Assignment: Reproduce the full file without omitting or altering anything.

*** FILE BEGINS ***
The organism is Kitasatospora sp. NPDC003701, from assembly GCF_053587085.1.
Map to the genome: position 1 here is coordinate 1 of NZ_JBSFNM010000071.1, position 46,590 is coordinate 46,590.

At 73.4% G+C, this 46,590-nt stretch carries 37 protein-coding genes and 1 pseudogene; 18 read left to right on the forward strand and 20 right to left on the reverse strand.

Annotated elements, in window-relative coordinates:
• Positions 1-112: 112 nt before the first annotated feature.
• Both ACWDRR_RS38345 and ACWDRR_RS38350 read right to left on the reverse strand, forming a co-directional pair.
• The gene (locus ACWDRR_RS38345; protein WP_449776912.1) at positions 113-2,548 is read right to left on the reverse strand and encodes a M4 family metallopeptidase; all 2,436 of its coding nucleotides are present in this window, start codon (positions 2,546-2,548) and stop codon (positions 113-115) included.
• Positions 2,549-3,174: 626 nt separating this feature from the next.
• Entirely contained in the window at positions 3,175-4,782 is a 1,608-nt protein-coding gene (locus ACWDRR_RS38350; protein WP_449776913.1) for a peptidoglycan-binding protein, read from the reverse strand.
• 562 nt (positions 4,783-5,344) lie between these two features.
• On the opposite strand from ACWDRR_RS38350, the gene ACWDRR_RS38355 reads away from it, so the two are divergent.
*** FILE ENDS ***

The organism is Kitasatospora sp. NPDC003701, from assembly GCF_053587085.1.
Map to the genome: position 1 here is coordinate 1 of NZ_JBSFNM010000071.1, position 46,590 is coordinate 46,590.

At 73.4% G+C, this 46,590-nt stretch carries 37 protein-coding genes and 1 pseudogene; 18 read left to right on the forward strand and 20 right to left on the reverse strand.

Annotated elements, in window-relative coordinates:
• Positions 1-112: 112 nt before the first annotated feature.
• Both ACWDRR_RS38345 and ACWDRR_RS38350 read right to left on the reverse strand, forming a co-directional pair.
• The gene (locus ACWDRR_RS38345; protein WP_449776912.1) at positions 113-2,548 is read right to left on the reverse strand and encodes a M4 family metallopeptidase; all 2,436 of its coding nucleotides are present in this window, start codon (positions 2,546-2,548) and stop codon (positions 113-115) included.
• Positions 2,549-3,174: 626 nt separating this feature from the next.
• Entirely contained in the window at positions 3,175-4,782 is a 1,608-nt protein-coding gene (locus ACWDRR_RS38350; protein WP_449776913.1) for a peptidoglycan-binding protein, read from the reverse strand.
• 562 nt (positions 4,783-5,344) lie between these two features.
• On the opposite strand from ACWDRR_RS38350, the gene ACWDRR_RS38355 reads away from it, so the two are divergent.